Circuit breakers control the flow of energy throughout your home, making them a very important component of your home. However, when a circuit breaker starts to have problems, then at lot more is at risk than just being without power; a bad circuit breaker can increase the risk of fires. Here's what you need to know about the different types of breakers, and what can happen if they overheat.
Why Would Circuit Breaker Overheat?
There are several types of circuit breakers including AFCI, GFCI, and the standard unit. When the breaker exceeds its rating, it will cause the electricity flowing through the unit to overheat. When this occurs, the circuit is broken, because the circuit has warmed up as an indication the unit is near or at its capacity.
Types of Breakers:
Standard: A standard breaker usually has a rating of 15 to 20 amps. These automatically switch off when too much voltage flows through the line, allowing you to replace the fuse without too much risk to your home.
GFCI or Ground Fault Circuit Interrupters: A GFCI breaker will trip the appliance to which the power is connected, rather than the breaker itself. These are most commonly used in areas where water is common, such as in your bathroom or kitchen. In many cases, these breakers have a reset switch on the outlet itself, allowing you to easily reset the connection.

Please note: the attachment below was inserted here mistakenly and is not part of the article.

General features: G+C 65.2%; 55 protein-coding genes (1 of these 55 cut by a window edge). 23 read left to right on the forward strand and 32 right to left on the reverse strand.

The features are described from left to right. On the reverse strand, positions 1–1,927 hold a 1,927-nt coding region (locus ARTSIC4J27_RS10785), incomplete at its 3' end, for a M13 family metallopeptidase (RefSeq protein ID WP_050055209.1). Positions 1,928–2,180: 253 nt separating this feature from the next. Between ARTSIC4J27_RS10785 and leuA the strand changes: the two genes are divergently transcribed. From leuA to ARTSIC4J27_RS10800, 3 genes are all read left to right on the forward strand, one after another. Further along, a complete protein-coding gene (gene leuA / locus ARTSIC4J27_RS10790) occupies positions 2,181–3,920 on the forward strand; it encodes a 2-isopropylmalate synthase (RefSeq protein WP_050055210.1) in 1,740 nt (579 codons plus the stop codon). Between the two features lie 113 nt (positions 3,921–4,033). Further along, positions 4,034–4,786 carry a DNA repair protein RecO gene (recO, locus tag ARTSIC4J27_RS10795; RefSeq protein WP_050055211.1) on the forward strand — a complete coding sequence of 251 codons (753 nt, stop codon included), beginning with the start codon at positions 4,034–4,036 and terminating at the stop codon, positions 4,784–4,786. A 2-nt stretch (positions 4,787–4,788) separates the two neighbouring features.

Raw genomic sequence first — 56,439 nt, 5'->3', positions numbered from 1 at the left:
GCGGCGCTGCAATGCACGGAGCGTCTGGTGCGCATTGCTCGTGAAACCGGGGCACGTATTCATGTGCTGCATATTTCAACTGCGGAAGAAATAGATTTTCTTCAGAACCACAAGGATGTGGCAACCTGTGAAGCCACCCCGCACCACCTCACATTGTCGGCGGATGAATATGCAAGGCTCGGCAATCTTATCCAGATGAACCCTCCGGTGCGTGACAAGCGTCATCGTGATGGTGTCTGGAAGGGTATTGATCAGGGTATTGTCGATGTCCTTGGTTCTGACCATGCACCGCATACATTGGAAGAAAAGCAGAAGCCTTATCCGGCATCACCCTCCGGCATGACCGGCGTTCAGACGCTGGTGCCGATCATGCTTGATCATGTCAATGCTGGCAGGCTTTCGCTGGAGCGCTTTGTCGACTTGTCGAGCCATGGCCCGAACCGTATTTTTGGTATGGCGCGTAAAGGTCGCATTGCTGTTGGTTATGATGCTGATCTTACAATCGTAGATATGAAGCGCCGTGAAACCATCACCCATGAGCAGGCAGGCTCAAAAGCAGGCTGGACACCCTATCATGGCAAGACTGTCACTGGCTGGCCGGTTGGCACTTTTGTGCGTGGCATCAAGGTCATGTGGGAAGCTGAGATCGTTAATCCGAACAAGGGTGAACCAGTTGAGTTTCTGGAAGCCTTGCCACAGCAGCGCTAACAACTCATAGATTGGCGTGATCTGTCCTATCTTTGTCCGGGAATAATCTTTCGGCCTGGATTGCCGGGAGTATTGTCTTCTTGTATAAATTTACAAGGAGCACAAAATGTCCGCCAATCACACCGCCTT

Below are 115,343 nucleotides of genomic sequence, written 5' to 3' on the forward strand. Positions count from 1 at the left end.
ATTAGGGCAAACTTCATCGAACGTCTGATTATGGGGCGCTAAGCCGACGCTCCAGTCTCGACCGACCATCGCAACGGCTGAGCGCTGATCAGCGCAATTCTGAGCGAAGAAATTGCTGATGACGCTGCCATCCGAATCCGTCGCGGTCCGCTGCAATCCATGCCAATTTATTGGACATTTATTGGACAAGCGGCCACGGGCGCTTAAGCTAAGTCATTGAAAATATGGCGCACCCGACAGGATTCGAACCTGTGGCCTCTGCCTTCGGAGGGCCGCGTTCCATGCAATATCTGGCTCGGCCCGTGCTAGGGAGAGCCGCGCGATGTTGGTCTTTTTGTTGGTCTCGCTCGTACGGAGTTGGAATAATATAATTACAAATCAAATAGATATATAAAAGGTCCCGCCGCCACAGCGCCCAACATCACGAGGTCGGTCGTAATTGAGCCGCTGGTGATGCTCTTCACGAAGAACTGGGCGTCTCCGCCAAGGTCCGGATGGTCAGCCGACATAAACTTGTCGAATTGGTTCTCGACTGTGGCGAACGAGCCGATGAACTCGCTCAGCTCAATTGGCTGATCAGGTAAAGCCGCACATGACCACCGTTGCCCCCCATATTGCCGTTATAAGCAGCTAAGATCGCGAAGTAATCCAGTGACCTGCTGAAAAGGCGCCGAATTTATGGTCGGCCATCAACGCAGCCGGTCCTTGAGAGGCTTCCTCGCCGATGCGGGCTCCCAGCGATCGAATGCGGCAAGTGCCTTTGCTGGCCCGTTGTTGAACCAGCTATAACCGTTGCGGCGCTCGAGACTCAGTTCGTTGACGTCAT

AFCI or Arc Fault Interrupters: An older style of circuit breaker is the AFCI, which are common in homes from a prior era. These switch off very quickly when arc is produced in the electrical current. Like the standard breaker, you can replace the fuse easily.
Reasons the Breaker Trips
Breakers trip when too much current flows through them. The more a circuit breaker trips, the worse it will be if it continues to trip from the same reason. As it arcs internally, the parts can be worn down, causing it to become warmer than it should. A properly wired circuit should not be hot. When the contacts/wires are broken, they will get hot quickly.
It is a good idea to check the wires to be sure they are free of corrosion and are a tight fit. If the problem is the wires, rather than the breaker, then it might be wise to call an electrician, because replacing the breaker will only delay further problems.
It is normal to be concerned if your breaker is hot to the touch. However, if you have used the unit, such as a clothes dryer, it will be normal for the breaker to be hot. But, if it is still hot after you finish the task, and doesn't cool down, you may have a problem. It would be advisable to contact an electrical company, such as Safe-Way Electric & Solar Co.